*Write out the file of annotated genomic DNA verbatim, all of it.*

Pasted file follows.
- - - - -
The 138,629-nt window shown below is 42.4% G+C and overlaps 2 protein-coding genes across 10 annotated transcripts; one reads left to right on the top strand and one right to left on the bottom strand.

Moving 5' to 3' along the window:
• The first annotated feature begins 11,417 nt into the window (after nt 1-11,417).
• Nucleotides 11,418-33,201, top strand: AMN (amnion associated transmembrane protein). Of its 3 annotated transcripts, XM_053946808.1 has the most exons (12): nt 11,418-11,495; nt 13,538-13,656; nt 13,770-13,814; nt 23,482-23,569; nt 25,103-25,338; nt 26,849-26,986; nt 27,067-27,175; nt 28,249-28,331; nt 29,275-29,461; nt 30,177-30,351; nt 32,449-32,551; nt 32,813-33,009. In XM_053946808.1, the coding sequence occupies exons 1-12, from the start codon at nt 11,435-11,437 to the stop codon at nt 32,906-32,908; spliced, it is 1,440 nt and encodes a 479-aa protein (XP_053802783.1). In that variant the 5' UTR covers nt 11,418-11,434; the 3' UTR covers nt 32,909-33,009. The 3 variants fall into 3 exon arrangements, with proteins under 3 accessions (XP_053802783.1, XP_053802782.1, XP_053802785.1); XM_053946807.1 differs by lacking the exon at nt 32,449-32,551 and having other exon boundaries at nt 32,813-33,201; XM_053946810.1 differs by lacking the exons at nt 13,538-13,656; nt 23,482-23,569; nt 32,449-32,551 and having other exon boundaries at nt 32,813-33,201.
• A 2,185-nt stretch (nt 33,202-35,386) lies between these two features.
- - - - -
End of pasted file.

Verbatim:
The 138,629-nt window shown below is 42.4% G+C and overlaps 2 protein-coding genes across 10 annotated transcripts; one reads left to right on the top strand and one right to left on the bottom strand.

Moving 5' to 3' along the window:
• The first annotated feature begins 11,417 nt into the window (after nt 1-11,417).
• Nucleotides 11,418-33,201, top strand: AMN (amnion associated transmembrane protein). Of its 3 annotated transcripts, XM_053946808.1 has the most exons (12): nt 11,418-11,495; nt 13,538-13,656; nt 13,770-13,814; nt 23,482-23,569; nt 25,103-25,338; nt 26,849-26,986; nt 27,067-27,175; nt 28,249-28,331; nt 29,275-29,461; nt 30,177-30,351; nt 32,449-32,551; nt 32,813-33,009. In XM_053946808.1, the coding sequence occupies exons 1-12, from the start codon at nt 11,435-11,437 to the stop codon at nt 32,906-32,908; spliced, it is 1,440 nt and encodes a 479-aa protein (XP_053802783.1). In that variant the 5' UTR covers nt 11,418-11,434; the 3' UTR covers nt 32,909-33,009. The 3 variants fall into 3 exon arrangements, with proteins under 3 accessions (XP_053802783.1, XP_053802782.1, XP_053802785.1); XM_053946807.1 differs by lacking the exon at nt 32,449-32,551 and having other exon boundaries at nt 32,813-33,201; XM_053946810.1 differs by lacking the exons at nt 13,538-13,656; nt 23,482-23,569; nt 32,449-32,551 and having other exon boundaries at nt 32,813-33,201.
• A 2,185-nt stretch (nt 33,202-35,386) lies between these two features.